2000 AD - issue 32

Here I am again, on a nostalgia trip, reading an old issue of 2000 AD from the late 1970s. This isn't the first time, and I have a 2000 AD page where I link to all the issues I have talked about in previous posts. As I read through these old comics I have been complaining about the series of covers that has been gracing them. They have been uniformly bad, but this one is an exception, it’s actually quite good, not great, but quite good. I'm always a sucker for stories and art depicting humans taking on robots in hand-to-hand combat. There is a long tradition of this kind of idiocy in science-fiction, seen in its purest form in Magnus, Robot Fighter, which I wholeheartedly recommend. Reading it is enjoyable in the same that watching a 50s sci-fi B movie is enjoyable. You can read my thoughts about Magnus, Robot Fighter here in a previous post.

So this cover, which shows an Ultron influenced robot taking on a Conan influenced warrior, is intriguing. Both Ultron and Conan appeared in popular Marvel comic books in the 1970s (Ultron was a nemesis of the Avengers superhero group and Conan is a character from a series of fantasy stories licensed to Marvel) and it is a little cheeky of 2000 AD to use them. The art is justified with a short story hidden away somewhere inside the comic book, usually microfiction of just a few paragraphs in length. This month the story is an entire column, but it has the usual problem of having to be a little generic because there just isn't enough space to do anything too imaginative. This is one of the best cover and short story combinations yet, but the cover would still be far better dedicated to one of the actual comic strips inside, which are all much richer and more imaginative than any one-off story could ever be.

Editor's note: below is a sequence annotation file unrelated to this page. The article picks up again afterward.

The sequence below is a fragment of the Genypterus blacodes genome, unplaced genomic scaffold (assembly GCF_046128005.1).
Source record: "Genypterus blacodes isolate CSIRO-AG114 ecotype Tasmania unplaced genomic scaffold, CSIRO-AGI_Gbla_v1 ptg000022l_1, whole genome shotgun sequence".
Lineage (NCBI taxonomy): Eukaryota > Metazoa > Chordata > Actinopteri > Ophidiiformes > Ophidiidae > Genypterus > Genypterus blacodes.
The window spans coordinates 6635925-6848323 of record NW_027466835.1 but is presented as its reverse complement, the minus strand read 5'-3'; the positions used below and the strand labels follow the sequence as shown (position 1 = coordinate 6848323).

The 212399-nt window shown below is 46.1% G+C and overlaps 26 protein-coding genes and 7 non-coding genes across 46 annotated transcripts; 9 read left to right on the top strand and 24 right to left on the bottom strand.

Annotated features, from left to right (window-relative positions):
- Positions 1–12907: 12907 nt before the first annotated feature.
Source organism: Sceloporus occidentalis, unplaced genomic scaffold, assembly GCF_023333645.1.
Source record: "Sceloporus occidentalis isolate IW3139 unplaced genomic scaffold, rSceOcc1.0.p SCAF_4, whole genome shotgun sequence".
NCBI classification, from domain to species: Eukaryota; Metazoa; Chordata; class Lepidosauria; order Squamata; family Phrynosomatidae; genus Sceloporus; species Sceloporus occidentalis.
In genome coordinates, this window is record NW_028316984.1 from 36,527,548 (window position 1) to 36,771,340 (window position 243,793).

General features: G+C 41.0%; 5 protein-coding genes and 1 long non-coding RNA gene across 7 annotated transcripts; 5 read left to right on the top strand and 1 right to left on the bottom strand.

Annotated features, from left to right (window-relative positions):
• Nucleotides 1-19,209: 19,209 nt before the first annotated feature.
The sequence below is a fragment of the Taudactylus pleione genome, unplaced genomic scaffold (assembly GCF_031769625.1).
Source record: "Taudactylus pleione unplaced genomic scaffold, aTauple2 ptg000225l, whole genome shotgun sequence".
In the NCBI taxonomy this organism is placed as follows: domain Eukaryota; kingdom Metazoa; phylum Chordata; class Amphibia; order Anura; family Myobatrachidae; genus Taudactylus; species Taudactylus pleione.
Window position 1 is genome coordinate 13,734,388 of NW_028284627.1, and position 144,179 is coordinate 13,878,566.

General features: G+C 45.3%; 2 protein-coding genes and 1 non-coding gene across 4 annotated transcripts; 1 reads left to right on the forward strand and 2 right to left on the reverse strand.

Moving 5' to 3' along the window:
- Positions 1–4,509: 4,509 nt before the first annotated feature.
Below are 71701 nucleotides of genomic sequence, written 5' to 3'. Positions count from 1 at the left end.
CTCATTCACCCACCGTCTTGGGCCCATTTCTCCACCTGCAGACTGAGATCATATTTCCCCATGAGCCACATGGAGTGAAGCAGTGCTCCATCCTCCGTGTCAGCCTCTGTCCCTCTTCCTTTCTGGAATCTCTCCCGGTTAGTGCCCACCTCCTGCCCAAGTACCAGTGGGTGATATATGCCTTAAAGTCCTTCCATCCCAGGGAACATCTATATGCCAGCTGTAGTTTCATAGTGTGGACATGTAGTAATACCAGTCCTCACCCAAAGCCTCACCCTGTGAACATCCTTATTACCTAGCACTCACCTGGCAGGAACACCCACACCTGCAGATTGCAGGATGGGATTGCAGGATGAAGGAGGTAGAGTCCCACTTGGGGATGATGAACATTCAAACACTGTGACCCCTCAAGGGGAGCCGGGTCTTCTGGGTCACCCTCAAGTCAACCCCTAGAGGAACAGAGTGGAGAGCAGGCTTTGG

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I write sci-fi novels that belong to a series called Dark Galaxy, which starts with Galaxy Dog:

What starts as an ordinary invasion of an alien planet brings to light an ancient archeological site of huge importance. A young man called Knave makes a life-changing discovery there and rises from a lowly position as an infantry trooper to become a player among the powers of the galaxy.